Martin Zibeau has about $100 worth of Canadian money in his wallet, except all of the bills have been cut in two. He can’t use any of the half-sized tender at big-box stores, nor can he deposit them in his bank account. And that’s exactly the point.
On the Gaspé Peninsula in eastern Quebec, a group of locals and small-business owners have begun to accept an alternative currency—one where $5, $10, $20, $50, even $100 bills, get cut in two, ostensibly reducing their value by half—as a means to promote the local economy.
Here’s how it works, or, at least, how locals argue it’s supposed to: When someone buys clothes at a Wal-Mart, Zibeau explains, there’s no telling how much of that money will be reinvested in the community. But with stores and locals accepting the cut-up bills, a currency they’ve dubbed the “demi”—French for half—that money can only be spent locally. And because banks don’t accept half a $20 bill, the money would be reinvested right away and not pile up at home (perhaps out of fear that storeowners might just stop accepting the half-bills). This would help keep the economy rolling.
If it sounds like the kind of idea thought up after pints at a bar, that’s because it was. Its origins date back to April, when a group of locals and a visitor from France were chatting at Le Naufrageur microbrewery, in Carleton-sur-mer, Que. Zibeau and the others at the table figured that cutting Canadian bills in half would serve the purpose of a local currency and they wouldn’t have to worry about counterfeiters.
Getting people to jump aboard isn’t always easy. “Most people, their first reaction is: ‘What is this?’ and they’re confused,” Zibeau says. “I don’t think anyone has said: ‘No problem. Give me a pair of scissors.’ ”
It’s not illegal to cut Canadian bills in half, though it is frowned upon by the Bank of Canada. Some shop owners have even talked about writing their stores’ names on demis that pass through their possession to show how far the half-bills travel, though this, of course, would mean further defacing Canadian currency (such as when Canadians were “Spocking” their $5 bills in memory of Leonard Nimoy).
Then there’s the obvious fact that for the average consumer, cutting one’s money in two makes no sense. Having “40 demis” as opposed to a crisp $20 bill greatly limits the selection of where one can shop. The money can’t go toward a mortgage, retirement savings, a child’s education fund, or pretty much anything but a handful of local stores.
“It’s completely illogical, from an economic point of view,” says Joële Yoja, who started accepting demis at her clothing store La Girafe Bleue just this week. So why would anyone purposely cut their own money in half? “It’s an activist gesture: ‘I’m cutting this $20 that I earned as a gesture that now, it can only be used in local business. I’m committed to putting that into our own [local] economy.’ ”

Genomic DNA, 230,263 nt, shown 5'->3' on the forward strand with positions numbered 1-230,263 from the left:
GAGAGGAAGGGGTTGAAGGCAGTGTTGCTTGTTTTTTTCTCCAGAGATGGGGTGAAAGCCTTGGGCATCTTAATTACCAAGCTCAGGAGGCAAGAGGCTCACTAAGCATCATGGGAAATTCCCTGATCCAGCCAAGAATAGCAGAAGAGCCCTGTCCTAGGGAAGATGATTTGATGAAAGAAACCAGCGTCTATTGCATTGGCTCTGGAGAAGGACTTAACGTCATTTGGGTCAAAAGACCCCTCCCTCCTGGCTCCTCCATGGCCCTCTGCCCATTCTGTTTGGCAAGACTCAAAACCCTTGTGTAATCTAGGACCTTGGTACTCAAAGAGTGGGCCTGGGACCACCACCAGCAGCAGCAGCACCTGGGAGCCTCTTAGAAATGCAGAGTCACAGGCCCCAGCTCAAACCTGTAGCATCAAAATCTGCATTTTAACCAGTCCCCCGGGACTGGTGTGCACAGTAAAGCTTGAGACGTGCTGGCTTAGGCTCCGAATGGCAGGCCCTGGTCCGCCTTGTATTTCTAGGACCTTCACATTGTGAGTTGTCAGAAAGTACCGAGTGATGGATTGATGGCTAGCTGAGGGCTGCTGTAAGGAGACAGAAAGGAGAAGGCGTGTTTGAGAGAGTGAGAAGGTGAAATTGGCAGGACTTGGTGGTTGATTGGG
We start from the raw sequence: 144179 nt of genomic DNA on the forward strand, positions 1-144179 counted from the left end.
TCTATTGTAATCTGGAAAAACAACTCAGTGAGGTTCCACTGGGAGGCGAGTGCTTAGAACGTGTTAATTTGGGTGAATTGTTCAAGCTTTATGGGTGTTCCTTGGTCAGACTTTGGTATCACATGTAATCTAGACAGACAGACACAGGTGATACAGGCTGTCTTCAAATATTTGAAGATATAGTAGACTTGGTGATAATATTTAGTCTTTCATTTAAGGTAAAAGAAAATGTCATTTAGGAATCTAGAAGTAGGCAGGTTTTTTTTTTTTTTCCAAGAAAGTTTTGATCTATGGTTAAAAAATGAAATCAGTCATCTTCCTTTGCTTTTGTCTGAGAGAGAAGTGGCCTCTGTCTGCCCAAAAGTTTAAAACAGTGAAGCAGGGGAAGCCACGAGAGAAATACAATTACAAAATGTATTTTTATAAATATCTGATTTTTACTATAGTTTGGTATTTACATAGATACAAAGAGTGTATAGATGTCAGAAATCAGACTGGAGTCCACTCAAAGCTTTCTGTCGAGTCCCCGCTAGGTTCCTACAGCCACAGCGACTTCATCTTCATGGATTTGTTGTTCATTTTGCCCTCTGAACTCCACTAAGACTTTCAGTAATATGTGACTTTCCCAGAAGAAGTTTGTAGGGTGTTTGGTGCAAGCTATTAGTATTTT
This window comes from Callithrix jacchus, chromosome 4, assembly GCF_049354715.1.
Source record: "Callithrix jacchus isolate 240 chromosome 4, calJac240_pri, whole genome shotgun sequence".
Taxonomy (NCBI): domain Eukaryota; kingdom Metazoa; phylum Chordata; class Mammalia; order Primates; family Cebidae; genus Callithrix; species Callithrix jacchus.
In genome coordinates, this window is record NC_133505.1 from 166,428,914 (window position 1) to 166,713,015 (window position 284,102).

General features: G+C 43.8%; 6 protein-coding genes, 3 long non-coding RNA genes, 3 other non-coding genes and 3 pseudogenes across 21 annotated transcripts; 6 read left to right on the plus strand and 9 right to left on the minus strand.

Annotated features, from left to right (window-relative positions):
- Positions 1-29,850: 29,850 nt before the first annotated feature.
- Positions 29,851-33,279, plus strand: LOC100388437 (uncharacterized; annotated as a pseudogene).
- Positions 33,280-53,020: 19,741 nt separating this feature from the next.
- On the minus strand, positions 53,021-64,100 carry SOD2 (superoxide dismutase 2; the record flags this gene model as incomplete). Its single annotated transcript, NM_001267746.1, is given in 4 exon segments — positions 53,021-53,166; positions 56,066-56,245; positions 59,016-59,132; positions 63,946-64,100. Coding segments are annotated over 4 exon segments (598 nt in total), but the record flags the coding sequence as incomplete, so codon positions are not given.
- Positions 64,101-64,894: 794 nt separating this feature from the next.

However, Yoja hopes to hire her first employee later this year, and she knows it would be a hard sell to get new staff to accept “demis” as wages.
It’s not an idea without precedent. In 2003, a high school teacher in southern Germany wanted to teach students about finance, so he invented thechiemgauer, which has a value pegged equal with the euro. Twelve years later, the alternative currency is accepted at hundreds of businesses around the Bavarian city of Rosenheim-Traunstein, and several regional banks help to manage the exchange.
And then there’s Ithaca, N.Y., once home to a local currency called the Ithaca Hours, which debuted in 1991. “Ithacash” has since evolved into Ithaca Dollars. This summer, city officials were on hand for an unveiling of a redesigned $5 Ithaca (i$5) bill. Its value is pegged at US$1, though those in the community were reportedly able to exchange US$100 to get i$125 in return. The bonus cash for switching currencies incentivizes the use of Ithaca dollars for tourists, though it surely complicates matters if one imagines multiple cities across America devaluing their own municipal currencies.
At the place where the “demis” was conceived, the owners of the microbrewery don’t even accept the butchered bills. “It’s complicated,” says Christelle Latrasse, one of the microbrewery’s owners. They can’t pay their staff in demis, nor can they deposit them in the bank. “I like the idea, and I’m looking for a simple way to introduce it, but I haven’t yet,” she says.
In the meantime, Zibeau is compiling a list of stores that accept the demi, which he publishes online. There are about a dozen right now, however, storeowners could very well stop at any moment, if they so chose.
Gérard Mathar has a more than a hundred demis tucked away in a box at his foraging store Gaspésie Sauvage, which sells a variety of wild mushrooms, herbs and plants. There’s no one else in his area accepting demis—yet. The fact that the cash is sitting unused doesn’t bother him in the slightest. On the contrary, he wishes the currency had a logo he could put on his website, so customers could see he accepts the demi. He also plans to add the demi on his price list, next to the Canadian prices.
Mathar even jokes about opening a stock exchange. “Closing today on the Gaspésie Stock Exchange: $1 is two demis.”
This article originally appeared on Maclean’s.